HISTORY OF TEA
Tea's origin story is infused with a blend of myth and fact and colored by ancient concepts of spirituality and philosophy.
Legend says that an Emperor by the name of Shen Nong was sitting in the shade of a wild tea tree, boiling some drinking water, when a breeze blew a few leaves from the tree into the pot and gave the water a flavor that he found delicious. He experimented further and found it to have medicinal properties, as well as a pleasing flavor. He urged the Chinese people to cultivate the plant for the benefit of the entire nation. Over time, he has become the Legendary Father of Tea.
In the early days of tea consumption, the leaves were picked and boiled in water to produce a rather bitter brew. The leaves were used primarily as a medicine and secondly as a pleasurable drink. It took over 3000 years for tea to become a popular drink throughout the Chinese empire. During the Ming Dynasty (1368-1644), steamed and dried loose tea leaves became popular; however, this style of green tea did not keep or travel well outside of China. In order to protect their crop, Chinese merchants started to roast their leaves in order to prevent them from rotting. The leaves that were left in the air to oxidize produced black tea (or red, as the Chinese call it.) This tea was manufactured mainly for export, and the Chinese, even today, continue to drink the native green tea.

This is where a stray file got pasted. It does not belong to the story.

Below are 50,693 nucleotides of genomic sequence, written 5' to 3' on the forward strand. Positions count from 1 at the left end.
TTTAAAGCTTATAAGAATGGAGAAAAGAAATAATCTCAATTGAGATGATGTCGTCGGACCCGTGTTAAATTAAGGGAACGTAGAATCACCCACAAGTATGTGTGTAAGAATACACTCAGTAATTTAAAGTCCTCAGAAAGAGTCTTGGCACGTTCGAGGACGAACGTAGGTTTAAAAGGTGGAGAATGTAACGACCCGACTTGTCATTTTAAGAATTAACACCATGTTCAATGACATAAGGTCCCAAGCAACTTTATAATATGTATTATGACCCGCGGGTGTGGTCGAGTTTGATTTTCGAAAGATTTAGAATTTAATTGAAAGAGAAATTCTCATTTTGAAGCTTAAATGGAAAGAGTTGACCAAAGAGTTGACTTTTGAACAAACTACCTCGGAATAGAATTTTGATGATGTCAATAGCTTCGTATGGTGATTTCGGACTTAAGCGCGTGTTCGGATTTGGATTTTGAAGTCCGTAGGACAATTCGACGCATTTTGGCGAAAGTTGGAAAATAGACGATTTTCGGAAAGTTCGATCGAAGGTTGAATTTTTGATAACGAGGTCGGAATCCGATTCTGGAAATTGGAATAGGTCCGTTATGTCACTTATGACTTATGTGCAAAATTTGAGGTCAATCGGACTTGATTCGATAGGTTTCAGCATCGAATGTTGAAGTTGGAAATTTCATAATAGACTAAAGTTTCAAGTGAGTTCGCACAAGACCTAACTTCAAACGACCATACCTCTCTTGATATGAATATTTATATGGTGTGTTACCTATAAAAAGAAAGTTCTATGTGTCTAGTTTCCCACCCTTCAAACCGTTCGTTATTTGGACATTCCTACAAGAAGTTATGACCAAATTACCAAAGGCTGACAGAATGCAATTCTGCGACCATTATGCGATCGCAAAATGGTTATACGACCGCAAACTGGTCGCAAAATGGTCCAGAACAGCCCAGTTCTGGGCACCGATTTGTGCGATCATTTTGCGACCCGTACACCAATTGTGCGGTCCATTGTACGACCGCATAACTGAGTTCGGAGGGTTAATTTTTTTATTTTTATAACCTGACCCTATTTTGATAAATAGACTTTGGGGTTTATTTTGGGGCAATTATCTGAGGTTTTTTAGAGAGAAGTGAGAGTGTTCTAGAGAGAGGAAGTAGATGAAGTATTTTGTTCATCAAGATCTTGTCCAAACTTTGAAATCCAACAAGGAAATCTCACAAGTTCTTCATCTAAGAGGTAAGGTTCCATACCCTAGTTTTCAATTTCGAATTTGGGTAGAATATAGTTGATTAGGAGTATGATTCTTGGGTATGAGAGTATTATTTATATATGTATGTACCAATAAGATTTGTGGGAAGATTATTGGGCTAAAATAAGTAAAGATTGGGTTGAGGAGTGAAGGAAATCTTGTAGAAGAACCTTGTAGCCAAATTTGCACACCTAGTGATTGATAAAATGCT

During the 19th century, tea drinking became an essential part of British social life. Tea parties and events were organized for all possible occasions, including family teas, picnic teas, tennis teas and elegant afternoon teas. Over the years, housekeeping manuals and cookbooks gave clear instructions about teatime invitations, etiquette, methods of brewing and serving, dress and tablewares. The tea party was the very symbol of elegance and prosperity.
Although the first tea was discovered in China, several other areas of the world now contribute to the overall tea harvest. The first tea used in England originated in China, and it wasn’t until the 19th century that tea growing spread to Formosa and that indigenous tea was discovered in Assam. In 1839, the first Indian tea was sold in London. Around 1191, Japanese Zen priests brought tea seed back from studying abroad in China and began cultivating them in the southernmost part of Japan. The first tea in Africa was planted in the Cape in 1687, but did not progress until the latter part of the 19th century. The 20th century has seen the spread of tea in Africa, notably in Kenya, Malawi and Tanzania.
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